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String Writing 7: Muted Timbres and Glissando

Muted timbres

The most obvious way to get a muted sound is obviously by using a mute! A mute clamps onto the bridge and dampens down the vibrations from the strings, thus deadening and dulling the sound (mostly by stopping higher harmonics sounding). The term used is con sordino (or sord.).

Bartok String Quartet No. 5 Scherzo

27 Bartok


Sul G

Another way of getting a more muted sound is to ask for a line to be played on a lower string than normal. Playing high up on the lower strings produces a more mellow but also richer sound. The commonest example of this is asking violinists to play melodies on the G string (sul G). In this example the first violin stays on the G string whereas without the instruction they would move onto higher strings:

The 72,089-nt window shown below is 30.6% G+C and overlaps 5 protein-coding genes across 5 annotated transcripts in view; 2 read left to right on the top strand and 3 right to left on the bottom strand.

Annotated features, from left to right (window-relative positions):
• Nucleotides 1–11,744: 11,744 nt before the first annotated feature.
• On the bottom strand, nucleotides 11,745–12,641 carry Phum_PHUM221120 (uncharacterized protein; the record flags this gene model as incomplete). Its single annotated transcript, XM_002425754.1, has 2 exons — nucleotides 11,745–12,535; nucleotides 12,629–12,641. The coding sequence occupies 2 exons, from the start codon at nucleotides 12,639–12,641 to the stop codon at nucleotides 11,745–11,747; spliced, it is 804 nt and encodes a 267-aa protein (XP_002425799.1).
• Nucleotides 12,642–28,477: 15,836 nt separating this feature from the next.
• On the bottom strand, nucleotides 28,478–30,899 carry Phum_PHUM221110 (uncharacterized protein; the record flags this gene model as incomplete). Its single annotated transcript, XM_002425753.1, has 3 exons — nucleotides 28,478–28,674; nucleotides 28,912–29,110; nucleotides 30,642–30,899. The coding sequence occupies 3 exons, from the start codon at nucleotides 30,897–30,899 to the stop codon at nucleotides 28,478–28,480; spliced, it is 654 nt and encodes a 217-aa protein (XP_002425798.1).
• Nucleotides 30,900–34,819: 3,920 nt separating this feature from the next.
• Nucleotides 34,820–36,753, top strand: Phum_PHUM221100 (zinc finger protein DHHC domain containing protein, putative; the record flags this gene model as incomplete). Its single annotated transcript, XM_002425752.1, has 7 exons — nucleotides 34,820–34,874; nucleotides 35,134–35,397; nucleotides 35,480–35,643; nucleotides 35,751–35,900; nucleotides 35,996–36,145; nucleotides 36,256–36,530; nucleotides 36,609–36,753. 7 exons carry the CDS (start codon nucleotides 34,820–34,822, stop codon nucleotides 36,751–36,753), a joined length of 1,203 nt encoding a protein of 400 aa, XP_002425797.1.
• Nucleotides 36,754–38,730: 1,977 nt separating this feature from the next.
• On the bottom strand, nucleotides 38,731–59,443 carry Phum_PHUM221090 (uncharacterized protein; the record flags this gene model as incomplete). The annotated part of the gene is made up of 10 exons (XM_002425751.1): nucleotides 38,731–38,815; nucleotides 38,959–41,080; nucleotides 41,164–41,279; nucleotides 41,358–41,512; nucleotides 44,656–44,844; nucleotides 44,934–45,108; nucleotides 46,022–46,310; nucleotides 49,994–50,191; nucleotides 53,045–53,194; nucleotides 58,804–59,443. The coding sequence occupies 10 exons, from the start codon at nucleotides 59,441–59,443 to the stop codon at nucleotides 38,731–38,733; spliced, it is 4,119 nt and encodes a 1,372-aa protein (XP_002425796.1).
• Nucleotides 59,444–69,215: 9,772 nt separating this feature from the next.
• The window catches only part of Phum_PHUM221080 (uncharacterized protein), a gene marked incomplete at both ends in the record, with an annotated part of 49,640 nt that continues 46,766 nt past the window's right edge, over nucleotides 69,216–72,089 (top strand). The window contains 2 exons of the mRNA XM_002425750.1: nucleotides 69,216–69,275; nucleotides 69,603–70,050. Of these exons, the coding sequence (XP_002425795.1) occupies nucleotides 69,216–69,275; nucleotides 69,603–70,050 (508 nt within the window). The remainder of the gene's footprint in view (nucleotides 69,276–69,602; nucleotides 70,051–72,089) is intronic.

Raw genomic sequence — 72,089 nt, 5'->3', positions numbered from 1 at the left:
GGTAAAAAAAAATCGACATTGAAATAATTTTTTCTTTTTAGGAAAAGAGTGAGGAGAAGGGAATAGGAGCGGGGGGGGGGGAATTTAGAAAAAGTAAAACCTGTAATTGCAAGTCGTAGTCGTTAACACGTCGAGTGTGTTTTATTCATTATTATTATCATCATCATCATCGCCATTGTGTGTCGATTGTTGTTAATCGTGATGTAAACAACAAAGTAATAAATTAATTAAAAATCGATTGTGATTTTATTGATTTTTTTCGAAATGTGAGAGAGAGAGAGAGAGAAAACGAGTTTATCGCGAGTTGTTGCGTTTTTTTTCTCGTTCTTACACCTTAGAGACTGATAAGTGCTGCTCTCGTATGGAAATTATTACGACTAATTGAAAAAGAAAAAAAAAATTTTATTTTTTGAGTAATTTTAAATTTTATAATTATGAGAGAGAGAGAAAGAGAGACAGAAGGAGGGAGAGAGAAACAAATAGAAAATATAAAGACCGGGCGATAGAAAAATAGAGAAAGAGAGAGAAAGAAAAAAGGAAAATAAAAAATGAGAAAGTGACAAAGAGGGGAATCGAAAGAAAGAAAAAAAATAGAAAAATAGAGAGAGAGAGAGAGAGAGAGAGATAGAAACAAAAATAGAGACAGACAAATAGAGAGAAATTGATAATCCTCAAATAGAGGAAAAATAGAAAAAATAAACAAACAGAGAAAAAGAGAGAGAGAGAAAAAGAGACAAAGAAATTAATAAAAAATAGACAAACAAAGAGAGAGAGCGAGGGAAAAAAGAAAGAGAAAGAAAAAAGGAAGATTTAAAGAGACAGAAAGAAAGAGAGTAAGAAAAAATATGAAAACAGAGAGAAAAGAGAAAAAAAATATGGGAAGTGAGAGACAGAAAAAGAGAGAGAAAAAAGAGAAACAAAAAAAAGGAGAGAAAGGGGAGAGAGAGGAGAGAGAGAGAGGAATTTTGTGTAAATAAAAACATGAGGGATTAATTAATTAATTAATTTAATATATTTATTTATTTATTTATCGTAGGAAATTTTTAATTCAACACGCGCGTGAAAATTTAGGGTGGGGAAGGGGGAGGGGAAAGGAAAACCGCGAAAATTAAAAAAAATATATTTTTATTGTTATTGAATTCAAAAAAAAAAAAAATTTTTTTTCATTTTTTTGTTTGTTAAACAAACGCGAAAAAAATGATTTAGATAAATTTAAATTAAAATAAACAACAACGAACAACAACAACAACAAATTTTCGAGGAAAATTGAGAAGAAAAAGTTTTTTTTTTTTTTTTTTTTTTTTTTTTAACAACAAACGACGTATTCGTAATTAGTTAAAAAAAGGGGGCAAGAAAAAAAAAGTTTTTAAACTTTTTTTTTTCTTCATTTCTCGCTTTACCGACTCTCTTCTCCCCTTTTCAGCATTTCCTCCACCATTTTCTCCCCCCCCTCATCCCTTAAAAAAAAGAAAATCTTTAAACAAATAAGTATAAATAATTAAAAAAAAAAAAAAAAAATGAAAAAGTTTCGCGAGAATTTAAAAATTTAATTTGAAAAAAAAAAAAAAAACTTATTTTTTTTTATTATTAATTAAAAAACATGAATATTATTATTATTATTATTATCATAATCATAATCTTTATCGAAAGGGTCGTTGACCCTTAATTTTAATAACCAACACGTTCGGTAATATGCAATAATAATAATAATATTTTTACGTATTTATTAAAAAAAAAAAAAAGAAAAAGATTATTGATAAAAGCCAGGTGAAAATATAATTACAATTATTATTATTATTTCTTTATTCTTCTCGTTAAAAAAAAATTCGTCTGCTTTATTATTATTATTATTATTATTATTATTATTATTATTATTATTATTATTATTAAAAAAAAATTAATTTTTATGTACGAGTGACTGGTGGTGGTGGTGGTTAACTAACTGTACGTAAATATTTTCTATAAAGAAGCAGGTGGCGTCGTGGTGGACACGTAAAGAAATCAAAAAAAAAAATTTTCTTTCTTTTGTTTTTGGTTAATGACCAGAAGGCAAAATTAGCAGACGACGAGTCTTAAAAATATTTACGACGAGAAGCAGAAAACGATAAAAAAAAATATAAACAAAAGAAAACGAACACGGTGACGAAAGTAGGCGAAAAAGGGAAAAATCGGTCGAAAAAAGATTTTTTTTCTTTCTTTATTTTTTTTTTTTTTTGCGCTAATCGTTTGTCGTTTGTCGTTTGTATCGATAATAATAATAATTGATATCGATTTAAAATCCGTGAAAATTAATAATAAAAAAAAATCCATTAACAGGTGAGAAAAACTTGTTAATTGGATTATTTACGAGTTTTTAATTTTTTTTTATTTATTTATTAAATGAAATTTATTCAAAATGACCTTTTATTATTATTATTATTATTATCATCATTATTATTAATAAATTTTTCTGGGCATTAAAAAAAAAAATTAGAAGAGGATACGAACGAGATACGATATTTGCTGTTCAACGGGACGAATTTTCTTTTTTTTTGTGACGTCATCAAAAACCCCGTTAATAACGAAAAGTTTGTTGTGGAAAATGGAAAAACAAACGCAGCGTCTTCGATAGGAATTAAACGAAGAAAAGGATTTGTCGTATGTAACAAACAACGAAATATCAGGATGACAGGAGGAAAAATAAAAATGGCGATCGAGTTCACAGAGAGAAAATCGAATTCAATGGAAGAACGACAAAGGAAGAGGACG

Sibelius Voces Intimae Fourth movement

28 Sibelius

A related effect can be gained by putting high melodic lines in the viola or cello, which produces a very different quality of sound. In this example the cello plays a tune that is in the violin register. The sound is slightly less bright and, at  this volume a little forced (notice the fabulous slides or glissandi at the end of the recorded extract).

Bartok, String quartet No. 6, second movement

29 Bartok


A glissando is when you slide rather than move cleanly between notes. In this example the effect is rather light-hearted but simultaneous glissandi (as in the second movement of Bartok’s sixth string quartet above) can be powerful and dramatic.

Shostakovich, Quartet op. 49, fourth movement

24 Shostakovich

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